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Old 09-22-2014, 08:13 PM   #1
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Attach Tapco Steel Adjustable Building Column to beam and bottom plate


Ok here goes with my second post ......

How would I attach one of these - Tapco Steel Adjustable Building Column -- http://www.tigerbrandjackpost.com/ad...e-columns.html ---- to the top to a steel W5X15 beam and at the bottom to a 2x4 bottom plate?

I can see welding it to the beam would work at the top perhaps or blots ???
At the bottom, bolting to the bottom plate, subfloor below that or do I need special brackets between the interface of the top and bottom of the beam and the respective surfaces?

I am attempting to get a permit and have had an engineer "design" me a beam. She has also come up with a way to build the columns in wood but then said, hey why not do this with steel columns, more expensive but perhaps easier to install???

Got this from the inter webs :::::

MONO POST

........
A beam plate or saddle plate is required at the top to secure the column to a support frame
An adjustable base set (check with your bldg inspector) or end plate (a.k.a. springfield plate) is required at the bottom to eliminate lateral movement.



See attachments. Comments on the connection diagram that was made for me - this was using 2x4 and straps so not directly related to my question - just looking for another option


Last edited by dropedBeam007; 09-22-2014 at 11:09 PM.
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Old 09-22-2014, 08:31 PM   #2
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As has been mentioned before this so called engineer should have speck all the fasteners and materials needed.
Does not matter what your budget is, want it done right, wait until you have the money to pay for real approved plans or risk it failing and dealing with a sagging and failing floor.
Any time I've done this job I've used LVL's and joist hangers. Whole lot easier then dealing with a steel beam.
As mentioned those supports on the ends of the beam need to supported all the way down to grade. Which would mean adding new footings.
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Old 09-22-2014, 09:26 PM   #3
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I was told that I don't need new footings. This wall rests on a big beam on the basement - a W8X16.

Can't someone just tell me how they'd do it. Don't worry you will not be legally held responsible. I'm trying to actually learn something here but having a hard time getting any info.
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Old 09-22-2014, 09:50 PM   #4
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You have what looks like a nice diagram, presumably prepared by a professional engineer under contract to you. Yet you want to ask an internet chat forum their opinion on how to connect a steel column (not specified by the engineer) to a steel beam on the top and a 2x4 plate on the bottom. So exactly what are you going to do with opinions and suggestions offered by a chat forum? Take a poll on how to make the connections and follow the most popular solution? Select one at random? Pick the solution that seems easiest for you to implement?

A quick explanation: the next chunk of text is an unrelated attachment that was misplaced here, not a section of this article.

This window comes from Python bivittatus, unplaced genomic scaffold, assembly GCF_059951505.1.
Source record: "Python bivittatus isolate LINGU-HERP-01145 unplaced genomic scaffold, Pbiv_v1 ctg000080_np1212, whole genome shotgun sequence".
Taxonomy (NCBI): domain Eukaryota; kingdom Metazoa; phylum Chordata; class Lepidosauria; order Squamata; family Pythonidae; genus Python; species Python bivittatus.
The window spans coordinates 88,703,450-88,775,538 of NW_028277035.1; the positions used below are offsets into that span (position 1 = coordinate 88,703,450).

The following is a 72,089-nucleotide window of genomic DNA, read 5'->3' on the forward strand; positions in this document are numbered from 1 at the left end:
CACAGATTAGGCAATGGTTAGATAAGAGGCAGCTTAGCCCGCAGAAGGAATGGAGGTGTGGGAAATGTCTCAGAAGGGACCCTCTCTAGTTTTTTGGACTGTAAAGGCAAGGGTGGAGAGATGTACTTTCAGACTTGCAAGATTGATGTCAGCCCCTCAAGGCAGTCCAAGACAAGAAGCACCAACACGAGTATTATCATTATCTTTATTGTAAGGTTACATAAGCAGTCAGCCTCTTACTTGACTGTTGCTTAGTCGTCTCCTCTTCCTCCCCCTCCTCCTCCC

I don't understand what you are trying to accomplish. You have a perfectly good solution, presumably prepared by a registered professional engineer. Roll with it. If you want to do something different, get your engineer to draw up an alternate.
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Old 09-22-2014, 11:01 PM   #5
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dfsadfdsaf

Last edited by dropedBeam007; 09-22-2014 at 11:07 PM. Reason: byebye
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Old 09-22-2014, 11:15 PM   #6
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Really want tor rely on info from people that have never been on site and could be from any place on the planet and now idea what there talking about to save a few buck?
Yes this is a DIY forum but something's are just not DIY and as you have been told this is not one of them.
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Old 09-23-2014, 01:11 AM   #7
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Quote:
Originally Posted by dropedBeam007 View Post
At the bottom, bolting to the bottom plate,
wood plates can only support so much weight per square inch. this depends on the species and grade of lumber. when supporting a column on top of a wood plate you must make sure you have sufficient bearing area so as not to crush the wood fibers in the plate. this may require a metal plate to increase the bearing area of the column.

I did not see your drawing so I cannot make comment.
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Old 10-13-2014, 07:49 PM   #8
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I have a steel beam across my basement.I replaced two jack posts under it 13 years ago when I bought the house[the old jacks were rusted through,barely holding anything.
I didn't attach the posts to the beam,just stood them up there and screwed them tight.
maybe not the thing to do,but they're still there after 13 years. Oh-mine are on a cement paving brick at the bottom,set on a concrete floor.

Last edited by flhtcu; 10-13-2014 at 07:51 PM. Reason: add detail
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Old 10-13-2014, 09:46 PM   #9
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One good reason to attach a column to a beam is that in the event of an earthquake, an unconnected column can walk right off the beam. During an earthquake, large vertical and horizontal forces can occur, and in the worst case the beam moves upward, and a post which is not attached simply falls over. Illinois is not a high seismic area, but lots of areas in the U.S. are.
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